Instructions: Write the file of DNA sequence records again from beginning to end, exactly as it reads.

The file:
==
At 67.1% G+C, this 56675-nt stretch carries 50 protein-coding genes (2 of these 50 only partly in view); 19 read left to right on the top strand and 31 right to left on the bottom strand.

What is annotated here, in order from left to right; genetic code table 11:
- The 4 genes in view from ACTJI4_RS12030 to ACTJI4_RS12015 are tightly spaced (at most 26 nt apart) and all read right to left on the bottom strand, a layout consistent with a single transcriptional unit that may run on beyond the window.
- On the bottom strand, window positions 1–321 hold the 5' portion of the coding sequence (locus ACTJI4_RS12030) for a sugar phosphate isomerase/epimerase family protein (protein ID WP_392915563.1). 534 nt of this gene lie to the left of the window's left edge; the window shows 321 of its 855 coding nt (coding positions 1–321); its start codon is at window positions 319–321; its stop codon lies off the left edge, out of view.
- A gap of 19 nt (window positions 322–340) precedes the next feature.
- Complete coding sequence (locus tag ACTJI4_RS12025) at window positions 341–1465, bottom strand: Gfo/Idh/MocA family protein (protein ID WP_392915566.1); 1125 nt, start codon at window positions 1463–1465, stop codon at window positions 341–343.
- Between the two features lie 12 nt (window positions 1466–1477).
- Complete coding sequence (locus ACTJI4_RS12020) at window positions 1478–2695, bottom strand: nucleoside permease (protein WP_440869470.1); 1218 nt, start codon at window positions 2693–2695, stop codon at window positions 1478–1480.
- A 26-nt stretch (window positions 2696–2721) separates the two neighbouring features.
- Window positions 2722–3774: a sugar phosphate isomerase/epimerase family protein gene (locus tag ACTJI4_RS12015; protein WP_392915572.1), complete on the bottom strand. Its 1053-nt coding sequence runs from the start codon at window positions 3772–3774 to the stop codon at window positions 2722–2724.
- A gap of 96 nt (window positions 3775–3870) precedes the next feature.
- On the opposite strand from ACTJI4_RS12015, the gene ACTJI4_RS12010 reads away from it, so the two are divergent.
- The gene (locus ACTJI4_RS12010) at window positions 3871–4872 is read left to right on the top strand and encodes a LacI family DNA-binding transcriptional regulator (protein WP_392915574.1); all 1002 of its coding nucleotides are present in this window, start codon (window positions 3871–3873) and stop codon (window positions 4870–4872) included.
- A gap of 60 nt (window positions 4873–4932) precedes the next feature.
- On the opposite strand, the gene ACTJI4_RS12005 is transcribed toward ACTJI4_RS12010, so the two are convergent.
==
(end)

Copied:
At 67.1% G+C, this 56675-nt stretch carries 50 protein-coding genes (2 of these 50 only partly in view); 19 read left to right on the top strand and 31 right to left on the bottom strand.

What is annotated here, in order from left to right; genetic code table 11:
- The 4 genes in view from ACTJI4_RS12030 to ACTJI4_RS12015 are tightly spaced (at most 26 nt apart) and all read right to left on the bottom strand, a layout consistent with a single transcriptional unit that may run on beyond the window.
- On the bottom strand, window positions 1–321 hold the 5' portion of the coding sequence (locus ACTJI4_RS12030) for a sugar phosphate isomerase/epimerase family protein (protein ID WP_392915563.1). 534 nt of this gene lie to the left of the window's left edge; the window shows 321 of its 855 coding nt (coding positions 1–321); its start codon is at window positions 319–321; its stop codon lies off the left edge, out of view.
- A gap of 19 nt (window positions 322–340) precedes the next feature.
- Complete coding sequence (locus tag ACTJI4_RS12025) at window positions 341–1465, bottom strand: Gfo/Idh/MocA family protein (protein ID WP_392915566.1); 1125 nt, start codon at window positions 1463–1465, stop codon at window positions 341–343.
- Between the two features lie 12 nt (window positions 1466–1477).
- Complete coding sequence (locus ACTJI4_RS12020) at window positions 1478–2695, bottom strand: nucleoside permease (protein WP_440869470.1); 1218 nt, start codon at window positions 2693–2695, stop codon at window positions 1478–1480.
- A 26-nt stretch (window positions 2696–2721) separates the two neighbouring features.
- Window positions 2722–3774: a sugar phosphate isomerase/epimerase family protein gene (locus tag ACTJI4_RS12015; protein WP_392915572.1), complete on the bottom strand. Its 1053-nt coding sequence runs from the start codon at window positions 3772–3774 to the stop codon at window positions 2722–2724.
- A gap of 96 nt (window positions 3775–3870) precedes the next feature.
- On the opposite strand from ACTJI4_RS12015, the gene ACTJI4_RS12010 reads away from it, so the two are divergent.
- The gene (locus ACTJI4_RS12010) at window positions 3871–4872 is read left to right on the top strand and encodes a LacI family DNA-binding transcriptional regulator (protein WP_392915574.1); all 1002 of its coding nucleotides are present in this window, start codon (window positions 3871–3873) and stop codon (window positions 4870–4872) included.
- A gap of 60 nt (window positions 4873–4932) precedes the next feature.
- On the opposite strand, the gene ACTJI4_RS12005 is transcribed toward ACTJI4_RS12010, so the two are convergent.